Justice & Peace Matters: Humanising the Digital Revolution for the sake of the common good

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Home > Media > News > Justice & Peace Matters: Humanising the Digital Revolution for the sake of the common good
Justice & Peace Matters: Humanising the Digital Revolution for the sake of the common good

By Ben Smith, Director of the Office of Justice and Peace for the Archdiocese of Hobart

Do tech giants like Facebook and Google help or hinder the development of a just and fair society? Is it possible to humanise the digital world that is becoming the primary means of communication for most people under the age of 30? These questions and many more are pondered in the 2019-20 Australian Catholic Bishops Conference Social Justice Statement entitled: Making it Real – Genuine Human Encounter in our Digital World.

Every revolution has its winners and losers and the digital transformation occurring in our age is no exception.

Government has an important role in establishing sound laws and regulations to ensure that the benefits of digital technology are maximised and the impact on the vulnerable is minimised. Unfortunately they are playing catch up but some action is happening. This year alone, Facebook was fined USD $5 billion for misusing the personal data of 87 million users and Google is being taken to court in Australia for an alleged breach of consumer law in relation to the unauthorised collection of personal location data.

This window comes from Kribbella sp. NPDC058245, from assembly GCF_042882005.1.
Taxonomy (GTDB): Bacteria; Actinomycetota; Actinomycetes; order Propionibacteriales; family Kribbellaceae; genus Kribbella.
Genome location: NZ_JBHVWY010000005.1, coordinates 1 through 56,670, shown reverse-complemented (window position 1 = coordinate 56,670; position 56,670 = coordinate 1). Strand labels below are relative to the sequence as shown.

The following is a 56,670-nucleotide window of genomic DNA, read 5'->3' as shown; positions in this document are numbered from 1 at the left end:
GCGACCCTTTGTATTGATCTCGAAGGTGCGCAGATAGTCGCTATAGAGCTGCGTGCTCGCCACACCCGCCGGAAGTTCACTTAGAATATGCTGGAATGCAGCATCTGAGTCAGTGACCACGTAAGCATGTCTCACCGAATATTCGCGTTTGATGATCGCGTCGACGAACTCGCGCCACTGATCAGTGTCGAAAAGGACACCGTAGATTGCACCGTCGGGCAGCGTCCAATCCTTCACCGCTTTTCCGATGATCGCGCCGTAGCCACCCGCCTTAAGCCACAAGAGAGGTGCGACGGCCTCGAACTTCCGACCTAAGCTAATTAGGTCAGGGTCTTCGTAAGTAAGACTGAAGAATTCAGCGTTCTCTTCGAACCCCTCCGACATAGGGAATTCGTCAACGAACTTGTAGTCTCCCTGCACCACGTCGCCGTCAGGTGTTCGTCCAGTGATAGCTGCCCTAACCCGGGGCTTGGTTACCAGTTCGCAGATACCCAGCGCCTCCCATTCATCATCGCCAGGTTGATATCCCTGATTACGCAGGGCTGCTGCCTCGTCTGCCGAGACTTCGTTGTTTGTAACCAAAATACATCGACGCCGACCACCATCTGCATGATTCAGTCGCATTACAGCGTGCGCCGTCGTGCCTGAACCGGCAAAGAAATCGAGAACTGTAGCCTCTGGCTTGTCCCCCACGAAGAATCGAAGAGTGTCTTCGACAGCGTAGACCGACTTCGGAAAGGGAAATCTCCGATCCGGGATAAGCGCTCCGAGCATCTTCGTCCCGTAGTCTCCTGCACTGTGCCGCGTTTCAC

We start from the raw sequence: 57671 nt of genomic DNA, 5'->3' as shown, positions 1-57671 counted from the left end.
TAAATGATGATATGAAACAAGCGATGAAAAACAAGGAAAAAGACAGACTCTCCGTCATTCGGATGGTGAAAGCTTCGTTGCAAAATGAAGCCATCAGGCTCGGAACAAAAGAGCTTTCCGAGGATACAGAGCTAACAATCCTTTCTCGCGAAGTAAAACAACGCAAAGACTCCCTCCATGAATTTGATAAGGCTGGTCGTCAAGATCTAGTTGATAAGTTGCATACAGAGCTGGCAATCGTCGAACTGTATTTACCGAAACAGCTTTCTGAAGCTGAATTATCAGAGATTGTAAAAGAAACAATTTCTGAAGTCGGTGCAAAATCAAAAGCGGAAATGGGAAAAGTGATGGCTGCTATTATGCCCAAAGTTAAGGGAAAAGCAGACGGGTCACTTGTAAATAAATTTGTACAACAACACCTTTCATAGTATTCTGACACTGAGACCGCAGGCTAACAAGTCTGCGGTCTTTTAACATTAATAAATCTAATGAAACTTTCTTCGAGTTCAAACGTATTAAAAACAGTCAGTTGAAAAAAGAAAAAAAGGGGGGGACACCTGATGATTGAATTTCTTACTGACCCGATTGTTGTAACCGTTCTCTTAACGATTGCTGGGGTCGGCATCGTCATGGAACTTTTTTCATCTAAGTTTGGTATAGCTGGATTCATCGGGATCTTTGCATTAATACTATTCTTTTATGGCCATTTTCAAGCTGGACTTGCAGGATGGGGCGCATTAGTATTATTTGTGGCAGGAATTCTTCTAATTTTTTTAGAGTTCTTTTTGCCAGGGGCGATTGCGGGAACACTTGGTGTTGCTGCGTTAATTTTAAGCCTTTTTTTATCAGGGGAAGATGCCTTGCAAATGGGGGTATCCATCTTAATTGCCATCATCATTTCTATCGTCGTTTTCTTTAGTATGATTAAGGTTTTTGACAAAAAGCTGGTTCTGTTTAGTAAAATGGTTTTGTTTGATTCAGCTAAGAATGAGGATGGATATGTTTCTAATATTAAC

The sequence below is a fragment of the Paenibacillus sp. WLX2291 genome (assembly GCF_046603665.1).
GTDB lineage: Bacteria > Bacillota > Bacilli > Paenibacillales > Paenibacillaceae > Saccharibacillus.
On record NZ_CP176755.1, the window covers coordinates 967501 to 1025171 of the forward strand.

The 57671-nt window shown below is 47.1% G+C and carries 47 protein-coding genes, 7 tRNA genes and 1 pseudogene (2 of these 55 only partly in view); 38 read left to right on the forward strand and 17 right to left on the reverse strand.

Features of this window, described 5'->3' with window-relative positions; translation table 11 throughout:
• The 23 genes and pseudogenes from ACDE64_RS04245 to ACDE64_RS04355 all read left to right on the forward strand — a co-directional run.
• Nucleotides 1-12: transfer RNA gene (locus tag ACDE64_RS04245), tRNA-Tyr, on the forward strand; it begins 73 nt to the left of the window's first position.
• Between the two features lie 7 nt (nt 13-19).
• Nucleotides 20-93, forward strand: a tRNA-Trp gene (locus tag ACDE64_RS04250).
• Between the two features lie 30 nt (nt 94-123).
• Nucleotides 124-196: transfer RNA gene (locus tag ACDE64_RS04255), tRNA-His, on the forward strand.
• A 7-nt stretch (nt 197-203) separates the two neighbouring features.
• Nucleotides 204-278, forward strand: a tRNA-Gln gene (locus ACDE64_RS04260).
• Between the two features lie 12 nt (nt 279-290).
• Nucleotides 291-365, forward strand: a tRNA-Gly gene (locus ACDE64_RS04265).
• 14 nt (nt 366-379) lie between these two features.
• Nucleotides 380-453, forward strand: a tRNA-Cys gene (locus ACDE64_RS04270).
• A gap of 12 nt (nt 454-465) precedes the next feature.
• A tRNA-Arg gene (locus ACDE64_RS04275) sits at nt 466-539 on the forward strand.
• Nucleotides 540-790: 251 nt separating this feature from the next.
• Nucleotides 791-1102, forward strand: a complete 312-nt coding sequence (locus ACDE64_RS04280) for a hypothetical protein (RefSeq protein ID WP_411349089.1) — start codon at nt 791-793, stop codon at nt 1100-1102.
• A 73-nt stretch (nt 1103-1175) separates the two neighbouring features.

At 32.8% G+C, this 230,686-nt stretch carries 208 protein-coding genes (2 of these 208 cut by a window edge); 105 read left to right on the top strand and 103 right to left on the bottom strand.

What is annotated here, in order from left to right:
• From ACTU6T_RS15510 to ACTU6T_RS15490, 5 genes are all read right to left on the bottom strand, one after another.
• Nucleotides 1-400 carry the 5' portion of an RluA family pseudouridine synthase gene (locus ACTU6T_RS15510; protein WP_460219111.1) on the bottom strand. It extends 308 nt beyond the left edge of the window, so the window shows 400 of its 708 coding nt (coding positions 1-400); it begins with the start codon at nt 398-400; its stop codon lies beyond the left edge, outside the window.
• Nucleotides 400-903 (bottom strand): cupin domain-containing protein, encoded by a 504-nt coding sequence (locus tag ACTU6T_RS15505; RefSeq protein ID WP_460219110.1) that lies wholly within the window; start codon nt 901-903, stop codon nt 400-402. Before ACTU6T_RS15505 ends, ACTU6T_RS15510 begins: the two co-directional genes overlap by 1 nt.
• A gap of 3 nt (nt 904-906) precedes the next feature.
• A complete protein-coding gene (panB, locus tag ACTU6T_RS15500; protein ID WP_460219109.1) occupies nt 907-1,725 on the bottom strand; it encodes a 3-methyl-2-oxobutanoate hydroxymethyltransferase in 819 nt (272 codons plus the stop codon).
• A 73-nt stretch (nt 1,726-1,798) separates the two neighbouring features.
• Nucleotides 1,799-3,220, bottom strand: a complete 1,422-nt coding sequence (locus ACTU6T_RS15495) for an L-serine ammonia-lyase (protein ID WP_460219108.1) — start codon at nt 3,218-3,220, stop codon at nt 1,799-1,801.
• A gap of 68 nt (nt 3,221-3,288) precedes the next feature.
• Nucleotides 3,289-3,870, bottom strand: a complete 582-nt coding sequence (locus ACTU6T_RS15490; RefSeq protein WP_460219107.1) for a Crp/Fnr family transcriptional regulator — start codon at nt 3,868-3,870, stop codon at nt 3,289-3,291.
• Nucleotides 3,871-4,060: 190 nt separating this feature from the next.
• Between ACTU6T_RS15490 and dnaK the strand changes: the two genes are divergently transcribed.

One of the key challenges for the development of new laws is the nature of the business models of tech giants. The Statement highlights that “the core business of social media platforms is to sell advertising and maximise profits. With massive amounts of our [personal] data in the hands of advertisers or political campaigners… we can be directly targeted and influenced in ways previously unthinkable.”

This vast knowledge of our likes and dislikes can influence what images and ads we receive online to convince us to buy particular products but the data can also be used to influence and potentially manipulate public opinion and the political process. This is a very concerning development.

On a positive note, digital technology can enable people to communicate over large distances, however the tone of communication on digital platforms can degenerate at times. The Statement encourages people of good will to foster a culture of encounter in the digital world that respects the human dignity of those we communicate with.

A culture of encounter can be enabled by ensuring that we maintain a balance between the real and virtual world in our lives by fostering periods of abstinence from social media to experience a ‘digital detox’.

Ultimately the Statement calls us to be active citizens to humanise the digital landscape for the sake of the common good to sow the seeds for the Gospel.